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Celebrating Burns Night: A Look At Scottish Tartan

Posted on: 6th Jan, 2017

As well as heralding in a new year, January is also the month of Burns Night, a much-anticipated event in Scotland that celebrates the life and work of prolific Scottish poet Robert Burns. Some great Scottish hallmarks make their appearances – among them haggis, bagpipes, and that most recognisable symbol of them all: tartan. As the people of Scotland gears up for their yearly get-togethers, we’re taking a look at what Burns Night is all about, and taking a closer look at tartan’s massive influence on modern fashion.

Burns Night: Celebrating Culture and History

pile of tartan fabrics

Falling on January 25th of every year (the great man’s birthday), the style and mood of the event can vary, depending on who the celebrants are; Burns Nights can range from formal, dignified affairs to rowdy, uproarious parties. However, all Burns Nights generally have a few things in common, most of them to do with commemorating the national history and identity of Scotland. Generally this includes eating a traditional Scottish meal, the drinking of whisky, and recitation of works by – or in the spirit of – the Bard himself. Frequently, Scottish cultural hallmarks like bagpipes and haggis also make an appearance in the proceedings.

How Tartan Has Shaped Contemporary Fashion

tartan cotton shirt

Image Credit: Brown Bag Clothing

One of the country’s most enduring national symbols is the tartan pattern. It originated with the legendary Scottish clans, soon becoming an integral part of the average Highlander’s everyday clothing. They used their clan patterns not only to distinguish friend or foe, but also to develop their clan’s sense of identity; soon, other tartan patterns were developed for mourning or hunting, as well as a variety of other ceremonial purposes.

Clan Gordon is one such clan, one of the oldest in existence. Its clan tartan has strong ties to the Scottish military, and has been worn by the Gordon Highlanders and the 10th Finchley Scottish Scout Group – both regiments in the British Army. Our own Gordon Tartan Fabric is a lightweight cotton version, a strong and vibrant colour that appropriately honours its ancient heritage.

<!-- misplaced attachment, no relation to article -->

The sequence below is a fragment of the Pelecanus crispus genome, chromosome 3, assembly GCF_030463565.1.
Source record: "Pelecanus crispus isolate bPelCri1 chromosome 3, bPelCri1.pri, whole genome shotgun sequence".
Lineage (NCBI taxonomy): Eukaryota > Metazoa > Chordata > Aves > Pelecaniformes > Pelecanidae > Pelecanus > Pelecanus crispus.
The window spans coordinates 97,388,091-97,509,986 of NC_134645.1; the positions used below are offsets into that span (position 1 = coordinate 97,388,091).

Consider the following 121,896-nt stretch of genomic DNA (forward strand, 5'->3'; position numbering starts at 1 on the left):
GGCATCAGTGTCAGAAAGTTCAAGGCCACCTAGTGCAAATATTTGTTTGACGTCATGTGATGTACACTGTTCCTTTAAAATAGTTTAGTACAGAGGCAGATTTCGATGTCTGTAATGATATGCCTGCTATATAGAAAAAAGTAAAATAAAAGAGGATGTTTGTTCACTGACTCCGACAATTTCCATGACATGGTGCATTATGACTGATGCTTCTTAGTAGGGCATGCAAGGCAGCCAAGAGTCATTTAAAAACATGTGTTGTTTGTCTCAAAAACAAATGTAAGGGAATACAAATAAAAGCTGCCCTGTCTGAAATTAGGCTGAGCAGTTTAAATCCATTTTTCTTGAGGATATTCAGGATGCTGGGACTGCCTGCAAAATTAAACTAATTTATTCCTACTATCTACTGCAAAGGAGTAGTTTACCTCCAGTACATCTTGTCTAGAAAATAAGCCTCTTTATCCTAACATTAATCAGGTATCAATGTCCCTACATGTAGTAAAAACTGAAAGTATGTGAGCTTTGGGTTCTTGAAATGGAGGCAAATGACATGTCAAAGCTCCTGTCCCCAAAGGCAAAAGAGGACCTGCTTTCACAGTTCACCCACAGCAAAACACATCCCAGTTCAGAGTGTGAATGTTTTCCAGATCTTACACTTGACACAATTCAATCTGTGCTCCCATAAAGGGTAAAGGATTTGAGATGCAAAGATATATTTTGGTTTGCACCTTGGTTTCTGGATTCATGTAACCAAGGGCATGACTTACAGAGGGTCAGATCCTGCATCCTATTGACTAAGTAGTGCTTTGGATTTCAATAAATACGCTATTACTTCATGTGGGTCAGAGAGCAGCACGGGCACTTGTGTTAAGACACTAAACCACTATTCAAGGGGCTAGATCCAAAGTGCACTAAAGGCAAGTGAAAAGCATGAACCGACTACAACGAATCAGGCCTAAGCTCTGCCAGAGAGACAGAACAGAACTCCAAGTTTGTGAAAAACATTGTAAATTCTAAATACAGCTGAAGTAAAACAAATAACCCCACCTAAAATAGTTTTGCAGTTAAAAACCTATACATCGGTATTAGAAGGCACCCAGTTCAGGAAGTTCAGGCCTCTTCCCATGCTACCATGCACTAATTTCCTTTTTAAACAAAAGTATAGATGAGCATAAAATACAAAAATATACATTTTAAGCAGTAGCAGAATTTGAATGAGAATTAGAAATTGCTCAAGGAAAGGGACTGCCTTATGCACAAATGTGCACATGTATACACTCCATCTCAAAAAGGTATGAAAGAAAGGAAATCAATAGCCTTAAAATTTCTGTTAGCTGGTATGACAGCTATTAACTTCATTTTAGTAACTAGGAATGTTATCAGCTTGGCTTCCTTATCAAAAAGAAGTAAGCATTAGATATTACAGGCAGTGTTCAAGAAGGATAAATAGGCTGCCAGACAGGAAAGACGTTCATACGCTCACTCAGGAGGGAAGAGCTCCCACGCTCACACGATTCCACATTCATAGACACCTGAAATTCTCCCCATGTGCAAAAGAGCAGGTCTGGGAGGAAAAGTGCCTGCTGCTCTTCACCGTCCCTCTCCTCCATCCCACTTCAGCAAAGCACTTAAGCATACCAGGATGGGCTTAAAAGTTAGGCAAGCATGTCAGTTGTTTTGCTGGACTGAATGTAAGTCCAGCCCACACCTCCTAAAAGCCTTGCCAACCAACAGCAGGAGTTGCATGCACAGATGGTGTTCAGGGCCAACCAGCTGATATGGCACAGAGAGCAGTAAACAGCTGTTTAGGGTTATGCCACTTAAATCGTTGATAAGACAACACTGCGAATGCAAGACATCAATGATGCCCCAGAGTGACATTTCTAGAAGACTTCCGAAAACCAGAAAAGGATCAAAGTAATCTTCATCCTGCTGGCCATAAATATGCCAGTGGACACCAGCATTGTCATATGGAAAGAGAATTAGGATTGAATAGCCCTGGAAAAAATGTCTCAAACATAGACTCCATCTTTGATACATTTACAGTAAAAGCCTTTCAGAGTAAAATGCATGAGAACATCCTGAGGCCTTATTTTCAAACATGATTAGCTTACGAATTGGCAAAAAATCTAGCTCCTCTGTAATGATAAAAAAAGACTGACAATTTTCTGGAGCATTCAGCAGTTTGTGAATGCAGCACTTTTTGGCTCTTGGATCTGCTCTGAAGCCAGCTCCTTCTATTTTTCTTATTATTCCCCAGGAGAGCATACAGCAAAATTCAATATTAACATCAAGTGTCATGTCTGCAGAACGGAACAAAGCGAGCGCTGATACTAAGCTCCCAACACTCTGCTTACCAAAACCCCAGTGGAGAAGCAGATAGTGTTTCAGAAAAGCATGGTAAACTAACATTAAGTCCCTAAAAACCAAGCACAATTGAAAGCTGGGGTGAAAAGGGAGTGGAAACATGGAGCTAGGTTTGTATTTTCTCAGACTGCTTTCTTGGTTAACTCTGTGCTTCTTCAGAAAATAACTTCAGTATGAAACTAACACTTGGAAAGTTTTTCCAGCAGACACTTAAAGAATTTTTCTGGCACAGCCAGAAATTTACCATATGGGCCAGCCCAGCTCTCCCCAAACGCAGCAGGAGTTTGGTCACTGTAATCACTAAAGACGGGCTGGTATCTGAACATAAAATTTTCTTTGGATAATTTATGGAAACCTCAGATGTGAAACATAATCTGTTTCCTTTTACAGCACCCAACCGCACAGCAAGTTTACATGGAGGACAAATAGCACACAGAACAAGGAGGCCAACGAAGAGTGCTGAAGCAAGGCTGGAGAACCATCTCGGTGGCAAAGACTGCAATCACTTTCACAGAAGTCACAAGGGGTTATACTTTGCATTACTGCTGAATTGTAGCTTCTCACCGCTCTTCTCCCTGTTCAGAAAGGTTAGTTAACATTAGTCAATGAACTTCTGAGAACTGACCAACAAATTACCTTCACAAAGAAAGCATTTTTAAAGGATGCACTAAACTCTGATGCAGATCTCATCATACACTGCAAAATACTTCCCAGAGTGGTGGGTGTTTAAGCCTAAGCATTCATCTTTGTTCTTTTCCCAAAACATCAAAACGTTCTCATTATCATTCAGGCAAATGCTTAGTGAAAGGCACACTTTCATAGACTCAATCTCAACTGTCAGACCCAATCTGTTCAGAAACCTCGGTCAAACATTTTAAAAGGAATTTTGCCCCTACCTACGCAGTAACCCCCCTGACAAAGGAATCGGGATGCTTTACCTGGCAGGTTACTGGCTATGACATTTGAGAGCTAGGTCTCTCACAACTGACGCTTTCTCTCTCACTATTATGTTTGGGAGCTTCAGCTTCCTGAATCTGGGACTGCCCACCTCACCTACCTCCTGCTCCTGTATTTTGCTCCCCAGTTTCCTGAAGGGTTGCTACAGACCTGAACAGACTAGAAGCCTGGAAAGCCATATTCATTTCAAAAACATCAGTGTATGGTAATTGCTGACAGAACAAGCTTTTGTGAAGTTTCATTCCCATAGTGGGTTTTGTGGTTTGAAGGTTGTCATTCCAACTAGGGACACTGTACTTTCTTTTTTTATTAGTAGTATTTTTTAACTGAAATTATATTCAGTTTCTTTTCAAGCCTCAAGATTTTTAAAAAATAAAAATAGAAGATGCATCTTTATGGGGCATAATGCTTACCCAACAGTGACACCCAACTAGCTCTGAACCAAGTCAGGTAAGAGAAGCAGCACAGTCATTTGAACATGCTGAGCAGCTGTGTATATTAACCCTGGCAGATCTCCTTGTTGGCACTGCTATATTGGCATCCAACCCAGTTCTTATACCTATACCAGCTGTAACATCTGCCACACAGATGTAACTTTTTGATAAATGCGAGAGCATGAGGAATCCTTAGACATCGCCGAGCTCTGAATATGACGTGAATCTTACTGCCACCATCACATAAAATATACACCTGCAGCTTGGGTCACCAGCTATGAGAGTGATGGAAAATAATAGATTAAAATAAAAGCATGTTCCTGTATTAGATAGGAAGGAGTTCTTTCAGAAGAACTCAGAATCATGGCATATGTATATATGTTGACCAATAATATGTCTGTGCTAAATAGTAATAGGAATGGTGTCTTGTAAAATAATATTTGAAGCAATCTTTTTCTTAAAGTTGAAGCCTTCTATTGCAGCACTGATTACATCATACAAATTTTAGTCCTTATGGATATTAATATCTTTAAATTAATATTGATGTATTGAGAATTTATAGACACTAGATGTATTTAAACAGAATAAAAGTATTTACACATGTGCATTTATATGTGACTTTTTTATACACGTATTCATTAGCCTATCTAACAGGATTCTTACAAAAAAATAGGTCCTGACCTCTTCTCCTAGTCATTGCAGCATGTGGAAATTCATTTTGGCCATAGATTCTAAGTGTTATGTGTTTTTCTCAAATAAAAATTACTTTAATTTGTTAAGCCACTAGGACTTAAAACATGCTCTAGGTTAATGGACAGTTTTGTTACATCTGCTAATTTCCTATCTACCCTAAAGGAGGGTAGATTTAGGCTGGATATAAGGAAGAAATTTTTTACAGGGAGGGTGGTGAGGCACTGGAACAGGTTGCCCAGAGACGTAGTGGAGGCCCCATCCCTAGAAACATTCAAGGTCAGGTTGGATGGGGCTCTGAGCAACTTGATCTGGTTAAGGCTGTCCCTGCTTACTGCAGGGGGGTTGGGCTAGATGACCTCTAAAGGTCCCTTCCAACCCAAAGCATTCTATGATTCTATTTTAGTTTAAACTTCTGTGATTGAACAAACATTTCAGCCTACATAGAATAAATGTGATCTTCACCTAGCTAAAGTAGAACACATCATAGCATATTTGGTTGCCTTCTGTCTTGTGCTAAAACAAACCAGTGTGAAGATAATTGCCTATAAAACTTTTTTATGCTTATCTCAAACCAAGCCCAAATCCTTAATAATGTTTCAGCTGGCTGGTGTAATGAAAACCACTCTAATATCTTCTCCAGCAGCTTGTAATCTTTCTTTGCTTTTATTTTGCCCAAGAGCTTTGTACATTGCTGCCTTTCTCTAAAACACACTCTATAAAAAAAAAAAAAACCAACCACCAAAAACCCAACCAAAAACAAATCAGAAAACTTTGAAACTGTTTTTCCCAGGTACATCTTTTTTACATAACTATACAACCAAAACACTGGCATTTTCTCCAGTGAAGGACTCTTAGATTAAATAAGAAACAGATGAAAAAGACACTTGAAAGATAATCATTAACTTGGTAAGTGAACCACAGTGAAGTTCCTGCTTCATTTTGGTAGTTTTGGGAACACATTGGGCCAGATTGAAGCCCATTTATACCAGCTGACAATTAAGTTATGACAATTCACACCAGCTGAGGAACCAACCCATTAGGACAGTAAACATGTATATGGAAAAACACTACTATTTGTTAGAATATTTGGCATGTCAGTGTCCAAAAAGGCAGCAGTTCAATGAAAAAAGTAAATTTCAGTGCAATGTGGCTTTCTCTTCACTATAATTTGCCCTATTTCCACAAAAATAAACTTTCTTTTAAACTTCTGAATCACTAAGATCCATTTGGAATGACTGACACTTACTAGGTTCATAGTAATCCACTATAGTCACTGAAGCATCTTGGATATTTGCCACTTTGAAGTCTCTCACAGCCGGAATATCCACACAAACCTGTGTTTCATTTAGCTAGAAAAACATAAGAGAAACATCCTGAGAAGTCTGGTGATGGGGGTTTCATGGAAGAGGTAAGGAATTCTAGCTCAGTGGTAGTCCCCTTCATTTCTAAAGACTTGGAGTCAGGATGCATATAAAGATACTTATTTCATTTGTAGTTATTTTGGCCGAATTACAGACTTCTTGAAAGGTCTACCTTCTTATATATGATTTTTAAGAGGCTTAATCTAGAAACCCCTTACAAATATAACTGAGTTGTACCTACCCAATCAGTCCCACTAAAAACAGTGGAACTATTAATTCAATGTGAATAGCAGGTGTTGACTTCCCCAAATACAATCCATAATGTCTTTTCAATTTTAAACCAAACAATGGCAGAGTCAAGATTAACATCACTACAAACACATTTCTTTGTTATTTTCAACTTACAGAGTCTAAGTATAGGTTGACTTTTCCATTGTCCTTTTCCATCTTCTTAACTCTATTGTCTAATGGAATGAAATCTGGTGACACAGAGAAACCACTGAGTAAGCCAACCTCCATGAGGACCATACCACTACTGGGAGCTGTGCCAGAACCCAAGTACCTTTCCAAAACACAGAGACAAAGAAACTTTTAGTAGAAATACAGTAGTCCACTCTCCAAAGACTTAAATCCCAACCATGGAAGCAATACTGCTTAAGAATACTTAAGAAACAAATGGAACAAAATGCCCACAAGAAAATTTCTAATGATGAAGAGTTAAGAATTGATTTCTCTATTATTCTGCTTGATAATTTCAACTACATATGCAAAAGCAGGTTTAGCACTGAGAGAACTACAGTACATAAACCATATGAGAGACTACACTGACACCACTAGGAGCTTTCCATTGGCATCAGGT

Wearing Tartan Your Way

black and red cotton tartan fabric

Today, there are thousands of different tartan patterns in existence, and their influence on the world of fashion is undeniable. Many forms of tartan (or plaid, as the Americans refer to it) are instantly associated with Scotland – especially ceremonial patterns. However, tartan is also a common material for cotton shirts, ties, and overcoats. Tartan is one of those rare gems – there are few other materials that can claim to have made such a significant cultural impact across the globe.

If you have any Scottish heritage, wearing tartan can be a fantastic way to honour that, as indeed many do. However, different ancestry is far from a barrier to wearing it. It’s a brilliantly simple way of injecting a bit of colour into your wardrobe without going overboard, and its sheer variety of different styles and patterns make it an extremely versatile material, wherever and however you wear it. You can read more about the best ways to wear tartan here, or you can go straight to our fabrics and start browsing our tartan range of fabrics now.

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